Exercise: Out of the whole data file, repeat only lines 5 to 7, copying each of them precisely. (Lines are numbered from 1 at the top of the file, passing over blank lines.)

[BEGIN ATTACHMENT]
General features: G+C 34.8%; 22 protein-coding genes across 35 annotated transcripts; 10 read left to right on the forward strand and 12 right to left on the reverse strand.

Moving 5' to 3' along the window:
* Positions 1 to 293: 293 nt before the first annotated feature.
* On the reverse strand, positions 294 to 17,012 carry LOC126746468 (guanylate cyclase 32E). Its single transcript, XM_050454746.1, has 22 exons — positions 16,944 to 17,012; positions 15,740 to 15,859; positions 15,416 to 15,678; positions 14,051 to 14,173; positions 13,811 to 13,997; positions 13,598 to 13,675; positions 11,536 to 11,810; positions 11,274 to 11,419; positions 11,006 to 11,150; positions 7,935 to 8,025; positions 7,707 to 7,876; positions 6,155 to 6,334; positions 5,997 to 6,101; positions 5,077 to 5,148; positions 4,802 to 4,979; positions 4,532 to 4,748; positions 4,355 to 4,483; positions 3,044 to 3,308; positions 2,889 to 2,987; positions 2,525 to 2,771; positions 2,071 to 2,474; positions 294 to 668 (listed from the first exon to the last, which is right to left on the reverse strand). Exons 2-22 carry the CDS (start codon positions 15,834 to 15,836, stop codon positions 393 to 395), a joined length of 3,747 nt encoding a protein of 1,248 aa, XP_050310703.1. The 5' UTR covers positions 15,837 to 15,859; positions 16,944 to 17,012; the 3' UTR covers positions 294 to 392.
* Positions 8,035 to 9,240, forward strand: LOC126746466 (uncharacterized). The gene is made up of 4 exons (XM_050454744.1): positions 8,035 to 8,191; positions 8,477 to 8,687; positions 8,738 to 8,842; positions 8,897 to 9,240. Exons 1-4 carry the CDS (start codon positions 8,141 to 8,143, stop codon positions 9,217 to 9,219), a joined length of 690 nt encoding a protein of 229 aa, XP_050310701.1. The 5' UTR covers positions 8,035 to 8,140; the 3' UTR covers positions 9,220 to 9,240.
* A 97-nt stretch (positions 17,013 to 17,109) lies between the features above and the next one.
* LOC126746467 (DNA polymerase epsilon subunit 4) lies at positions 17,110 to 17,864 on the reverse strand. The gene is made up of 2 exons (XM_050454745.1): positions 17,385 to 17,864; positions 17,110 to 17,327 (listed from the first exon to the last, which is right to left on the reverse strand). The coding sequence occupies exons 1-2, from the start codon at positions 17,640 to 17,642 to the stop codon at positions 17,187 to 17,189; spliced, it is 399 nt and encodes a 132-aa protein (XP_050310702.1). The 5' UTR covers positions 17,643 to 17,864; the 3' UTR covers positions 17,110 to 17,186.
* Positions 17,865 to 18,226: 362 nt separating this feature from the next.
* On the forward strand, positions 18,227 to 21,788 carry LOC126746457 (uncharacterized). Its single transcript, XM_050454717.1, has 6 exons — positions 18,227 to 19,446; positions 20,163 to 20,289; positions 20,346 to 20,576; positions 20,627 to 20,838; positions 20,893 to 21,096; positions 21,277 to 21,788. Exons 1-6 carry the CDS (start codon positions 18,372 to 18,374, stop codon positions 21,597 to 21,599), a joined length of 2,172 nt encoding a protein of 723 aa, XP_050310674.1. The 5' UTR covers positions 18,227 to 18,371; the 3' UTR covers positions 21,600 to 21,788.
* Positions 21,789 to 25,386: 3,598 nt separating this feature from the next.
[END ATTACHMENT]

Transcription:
* Positions 8,035 to 9,240, forward strand: LOC126746466 (uncharacterized). The gene is made up of 4 exons (XM_050454744.1): positions 8,035 to 8,191; positions 8,477 to 8,687; positions 8,738 to 8,842; positions 8,897 to 9,240. Exons 1-4 carry the CDS (start codon positions 8,141 to 8,143, stop codon positions 9,217 to 9,219), a joined length of 690 nt encoding a protein of 229 aa, XP_050310701.1. The 5' UTR covers positions 8,035 to 8,140; the 3' UTR covers positions 9,220 to 9,240.
* A 97-nt stretch (positions 17,013 to 17,109) lies between the features above and the next one.
* LOC126746467 (DNA polymerase epsilon subunit 4) lies at positions 17,110 to 17,864 on the reverse strand. The gene is made up of 2 exons (XM_050454745.1): positions 17,385 to 17,864; positions 17,110 to 17,327 (listed from the first exon to the last, which is right to left on the reverse strand). The coding sequence occupies exons 1-2, from the start codon at positions 17,640 to 17,642 to the stop codon at positions 17,187 to 17,189; spliced, it is 399 nt and encodes a 132-aa protein (XP_050310702.1). The 5' UTR covers positions 17,643 to 17,864; the 3' UTR covers positions 17,110 to 17,186.